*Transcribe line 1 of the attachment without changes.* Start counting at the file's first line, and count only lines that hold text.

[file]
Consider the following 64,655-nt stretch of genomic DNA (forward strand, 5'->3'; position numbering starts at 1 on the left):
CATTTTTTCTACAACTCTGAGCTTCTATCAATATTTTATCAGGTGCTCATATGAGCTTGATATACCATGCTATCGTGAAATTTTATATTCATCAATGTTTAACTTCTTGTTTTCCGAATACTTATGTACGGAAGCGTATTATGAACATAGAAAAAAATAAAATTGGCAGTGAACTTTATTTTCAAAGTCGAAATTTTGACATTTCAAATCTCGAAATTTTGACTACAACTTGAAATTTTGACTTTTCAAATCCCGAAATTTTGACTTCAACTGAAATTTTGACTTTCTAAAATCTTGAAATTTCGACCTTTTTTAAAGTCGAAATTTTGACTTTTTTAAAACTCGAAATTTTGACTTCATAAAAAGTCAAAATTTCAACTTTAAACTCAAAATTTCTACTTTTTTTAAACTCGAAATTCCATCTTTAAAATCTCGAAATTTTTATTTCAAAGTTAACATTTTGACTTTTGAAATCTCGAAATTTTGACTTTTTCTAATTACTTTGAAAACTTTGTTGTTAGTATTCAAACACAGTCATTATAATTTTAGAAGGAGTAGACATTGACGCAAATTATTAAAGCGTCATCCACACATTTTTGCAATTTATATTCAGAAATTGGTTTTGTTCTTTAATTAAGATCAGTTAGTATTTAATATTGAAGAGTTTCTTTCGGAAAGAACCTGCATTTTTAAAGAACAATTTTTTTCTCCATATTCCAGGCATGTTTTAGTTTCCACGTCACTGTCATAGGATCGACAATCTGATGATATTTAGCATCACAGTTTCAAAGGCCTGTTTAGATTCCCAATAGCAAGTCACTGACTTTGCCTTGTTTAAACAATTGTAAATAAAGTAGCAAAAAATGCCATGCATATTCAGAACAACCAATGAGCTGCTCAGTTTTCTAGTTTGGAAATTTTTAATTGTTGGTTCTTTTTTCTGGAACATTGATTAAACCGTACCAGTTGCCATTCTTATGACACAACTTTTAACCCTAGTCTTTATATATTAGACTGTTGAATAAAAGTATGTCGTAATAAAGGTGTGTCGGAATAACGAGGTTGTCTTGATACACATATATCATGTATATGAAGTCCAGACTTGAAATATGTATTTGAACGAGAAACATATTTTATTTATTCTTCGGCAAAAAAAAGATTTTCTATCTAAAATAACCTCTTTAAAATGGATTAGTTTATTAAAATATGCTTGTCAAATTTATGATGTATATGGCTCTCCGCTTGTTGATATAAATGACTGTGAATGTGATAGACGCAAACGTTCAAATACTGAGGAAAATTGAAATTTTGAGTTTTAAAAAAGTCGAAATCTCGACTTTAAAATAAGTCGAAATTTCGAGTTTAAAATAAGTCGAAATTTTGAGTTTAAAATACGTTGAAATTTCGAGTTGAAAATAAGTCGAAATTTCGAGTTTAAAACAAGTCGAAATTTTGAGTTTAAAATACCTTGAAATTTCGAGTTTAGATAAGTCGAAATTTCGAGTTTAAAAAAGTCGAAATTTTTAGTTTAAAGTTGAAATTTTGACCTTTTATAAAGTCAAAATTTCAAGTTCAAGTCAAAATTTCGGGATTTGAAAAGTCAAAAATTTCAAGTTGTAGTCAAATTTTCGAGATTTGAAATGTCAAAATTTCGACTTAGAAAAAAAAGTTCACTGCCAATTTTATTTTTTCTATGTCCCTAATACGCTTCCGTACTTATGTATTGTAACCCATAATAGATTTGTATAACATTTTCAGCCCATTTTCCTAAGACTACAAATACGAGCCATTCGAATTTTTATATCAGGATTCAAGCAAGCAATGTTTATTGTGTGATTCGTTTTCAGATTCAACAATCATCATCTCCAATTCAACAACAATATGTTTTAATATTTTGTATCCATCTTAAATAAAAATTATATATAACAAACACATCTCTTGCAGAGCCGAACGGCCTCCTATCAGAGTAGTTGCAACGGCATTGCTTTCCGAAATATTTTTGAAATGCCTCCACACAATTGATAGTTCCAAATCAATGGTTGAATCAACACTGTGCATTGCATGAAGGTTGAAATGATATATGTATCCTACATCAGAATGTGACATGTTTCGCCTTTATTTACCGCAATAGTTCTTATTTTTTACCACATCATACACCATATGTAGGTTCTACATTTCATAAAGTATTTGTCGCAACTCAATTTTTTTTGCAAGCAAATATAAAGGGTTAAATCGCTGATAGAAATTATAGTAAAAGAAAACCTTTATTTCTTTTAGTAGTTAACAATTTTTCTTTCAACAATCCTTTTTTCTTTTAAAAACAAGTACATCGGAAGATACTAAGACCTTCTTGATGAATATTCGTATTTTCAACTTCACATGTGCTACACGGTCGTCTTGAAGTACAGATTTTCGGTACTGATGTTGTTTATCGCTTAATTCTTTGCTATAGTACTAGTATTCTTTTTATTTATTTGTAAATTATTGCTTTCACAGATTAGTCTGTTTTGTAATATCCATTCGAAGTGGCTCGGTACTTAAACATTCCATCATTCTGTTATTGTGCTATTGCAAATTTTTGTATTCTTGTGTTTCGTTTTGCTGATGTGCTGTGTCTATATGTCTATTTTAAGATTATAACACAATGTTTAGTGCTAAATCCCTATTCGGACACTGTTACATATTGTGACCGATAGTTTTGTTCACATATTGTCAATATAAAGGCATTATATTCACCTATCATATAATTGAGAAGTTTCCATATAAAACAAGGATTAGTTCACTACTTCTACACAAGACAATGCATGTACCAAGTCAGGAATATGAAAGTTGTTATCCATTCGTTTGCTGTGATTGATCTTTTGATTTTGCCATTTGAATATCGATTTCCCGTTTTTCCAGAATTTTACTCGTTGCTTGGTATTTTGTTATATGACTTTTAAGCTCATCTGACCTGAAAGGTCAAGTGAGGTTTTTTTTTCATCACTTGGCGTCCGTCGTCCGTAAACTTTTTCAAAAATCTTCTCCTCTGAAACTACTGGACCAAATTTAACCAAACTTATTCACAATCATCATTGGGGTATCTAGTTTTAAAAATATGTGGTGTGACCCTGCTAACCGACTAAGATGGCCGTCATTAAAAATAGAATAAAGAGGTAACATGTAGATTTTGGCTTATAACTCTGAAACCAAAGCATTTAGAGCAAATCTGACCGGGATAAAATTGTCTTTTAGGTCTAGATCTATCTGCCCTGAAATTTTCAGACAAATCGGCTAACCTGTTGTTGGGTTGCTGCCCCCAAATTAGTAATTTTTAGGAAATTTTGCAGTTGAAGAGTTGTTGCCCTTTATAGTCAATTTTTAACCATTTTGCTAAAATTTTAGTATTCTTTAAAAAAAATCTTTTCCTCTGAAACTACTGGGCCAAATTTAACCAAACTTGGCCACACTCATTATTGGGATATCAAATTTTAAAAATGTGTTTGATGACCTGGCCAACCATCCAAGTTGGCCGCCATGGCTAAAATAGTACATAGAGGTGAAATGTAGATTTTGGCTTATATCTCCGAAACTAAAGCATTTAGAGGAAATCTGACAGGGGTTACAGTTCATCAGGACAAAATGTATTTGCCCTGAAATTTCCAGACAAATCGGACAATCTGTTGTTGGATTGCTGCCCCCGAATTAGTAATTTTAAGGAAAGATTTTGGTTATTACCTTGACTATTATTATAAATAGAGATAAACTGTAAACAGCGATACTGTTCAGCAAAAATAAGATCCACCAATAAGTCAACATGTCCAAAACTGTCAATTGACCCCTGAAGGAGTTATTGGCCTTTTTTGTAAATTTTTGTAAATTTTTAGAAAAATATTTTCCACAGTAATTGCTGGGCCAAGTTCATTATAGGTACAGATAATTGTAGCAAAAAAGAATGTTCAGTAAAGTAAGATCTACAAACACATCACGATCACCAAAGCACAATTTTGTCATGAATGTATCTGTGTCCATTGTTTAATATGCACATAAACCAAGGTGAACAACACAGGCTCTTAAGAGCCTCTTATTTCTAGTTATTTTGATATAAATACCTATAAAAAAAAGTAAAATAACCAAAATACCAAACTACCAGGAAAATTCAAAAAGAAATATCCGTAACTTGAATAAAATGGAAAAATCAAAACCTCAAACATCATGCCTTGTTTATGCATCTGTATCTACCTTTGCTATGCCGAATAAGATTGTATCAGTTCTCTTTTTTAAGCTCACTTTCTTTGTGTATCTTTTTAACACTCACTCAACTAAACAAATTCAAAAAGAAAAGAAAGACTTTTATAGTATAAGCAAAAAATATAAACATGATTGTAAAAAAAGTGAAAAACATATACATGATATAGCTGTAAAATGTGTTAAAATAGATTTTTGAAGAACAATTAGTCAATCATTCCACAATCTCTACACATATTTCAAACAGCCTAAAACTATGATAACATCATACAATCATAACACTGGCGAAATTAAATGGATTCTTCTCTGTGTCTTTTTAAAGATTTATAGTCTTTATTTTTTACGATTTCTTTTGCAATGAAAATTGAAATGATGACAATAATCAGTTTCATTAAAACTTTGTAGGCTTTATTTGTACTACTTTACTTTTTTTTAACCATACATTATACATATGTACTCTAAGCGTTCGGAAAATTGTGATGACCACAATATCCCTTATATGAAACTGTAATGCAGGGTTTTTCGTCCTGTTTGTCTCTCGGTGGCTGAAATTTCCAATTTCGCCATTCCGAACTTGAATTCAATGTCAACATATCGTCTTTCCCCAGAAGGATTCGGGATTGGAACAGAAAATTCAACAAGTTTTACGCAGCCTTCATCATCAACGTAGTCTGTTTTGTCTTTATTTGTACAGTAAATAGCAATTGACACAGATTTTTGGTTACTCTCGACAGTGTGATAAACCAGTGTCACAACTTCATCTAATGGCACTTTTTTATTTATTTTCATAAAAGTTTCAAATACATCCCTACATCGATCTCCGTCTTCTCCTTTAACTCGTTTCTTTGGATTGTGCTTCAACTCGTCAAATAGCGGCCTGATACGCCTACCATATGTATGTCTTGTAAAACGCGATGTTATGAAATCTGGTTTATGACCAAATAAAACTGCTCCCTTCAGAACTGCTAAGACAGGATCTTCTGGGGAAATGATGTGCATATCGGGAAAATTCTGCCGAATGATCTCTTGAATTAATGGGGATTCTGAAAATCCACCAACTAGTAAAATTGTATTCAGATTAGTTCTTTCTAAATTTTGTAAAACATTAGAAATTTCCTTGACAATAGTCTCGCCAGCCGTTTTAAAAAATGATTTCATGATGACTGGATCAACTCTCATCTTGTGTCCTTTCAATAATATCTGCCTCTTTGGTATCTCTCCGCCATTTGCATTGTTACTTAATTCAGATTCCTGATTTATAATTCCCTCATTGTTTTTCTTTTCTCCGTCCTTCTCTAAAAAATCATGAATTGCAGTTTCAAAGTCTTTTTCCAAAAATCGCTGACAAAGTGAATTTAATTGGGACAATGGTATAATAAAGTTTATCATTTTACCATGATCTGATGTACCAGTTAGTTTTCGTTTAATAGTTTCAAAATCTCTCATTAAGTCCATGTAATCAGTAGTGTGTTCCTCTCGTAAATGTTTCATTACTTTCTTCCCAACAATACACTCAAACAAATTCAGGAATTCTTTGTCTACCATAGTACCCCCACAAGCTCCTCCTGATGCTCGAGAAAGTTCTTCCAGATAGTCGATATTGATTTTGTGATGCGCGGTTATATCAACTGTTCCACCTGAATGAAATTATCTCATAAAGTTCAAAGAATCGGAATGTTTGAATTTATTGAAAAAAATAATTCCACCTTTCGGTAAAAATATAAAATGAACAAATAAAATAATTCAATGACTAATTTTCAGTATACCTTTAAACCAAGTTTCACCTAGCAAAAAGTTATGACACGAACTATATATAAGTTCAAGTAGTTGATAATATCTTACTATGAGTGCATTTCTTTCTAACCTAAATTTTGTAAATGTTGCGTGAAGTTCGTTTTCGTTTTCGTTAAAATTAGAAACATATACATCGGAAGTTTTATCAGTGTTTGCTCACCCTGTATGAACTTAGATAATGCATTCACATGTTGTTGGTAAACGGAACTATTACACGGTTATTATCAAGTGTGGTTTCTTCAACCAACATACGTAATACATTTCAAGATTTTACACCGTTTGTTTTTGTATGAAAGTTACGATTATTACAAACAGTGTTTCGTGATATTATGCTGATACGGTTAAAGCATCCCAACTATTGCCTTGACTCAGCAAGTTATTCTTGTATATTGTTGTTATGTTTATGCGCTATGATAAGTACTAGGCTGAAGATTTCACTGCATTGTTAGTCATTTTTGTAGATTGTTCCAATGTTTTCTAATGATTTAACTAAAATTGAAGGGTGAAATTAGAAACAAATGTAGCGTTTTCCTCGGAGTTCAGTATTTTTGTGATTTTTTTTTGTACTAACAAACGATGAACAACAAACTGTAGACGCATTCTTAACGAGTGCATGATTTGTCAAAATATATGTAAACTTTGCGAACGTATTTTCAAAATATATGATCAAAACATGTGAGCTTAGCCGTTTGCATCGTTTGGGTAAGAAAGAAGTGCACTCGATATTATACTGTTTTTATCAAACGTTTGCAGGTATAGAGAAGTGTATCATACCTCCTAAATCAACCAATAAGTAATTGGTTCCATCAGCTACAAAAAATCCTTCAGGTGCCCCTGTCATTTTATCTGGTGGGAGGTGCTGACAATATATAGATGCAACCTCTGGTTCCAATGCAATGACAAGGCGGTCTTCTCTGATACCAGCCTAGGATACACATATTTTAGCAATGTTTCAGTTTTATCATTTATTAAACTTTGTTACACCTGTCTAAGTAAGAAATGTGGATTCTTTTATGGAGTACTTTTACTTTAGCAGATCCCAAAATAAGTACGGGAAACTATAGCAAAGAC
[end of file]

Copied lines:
Consider the following 64,655-nt stretch of genomic DNA (forward strand, 5'->3'; position numbering starts at 1 on the left):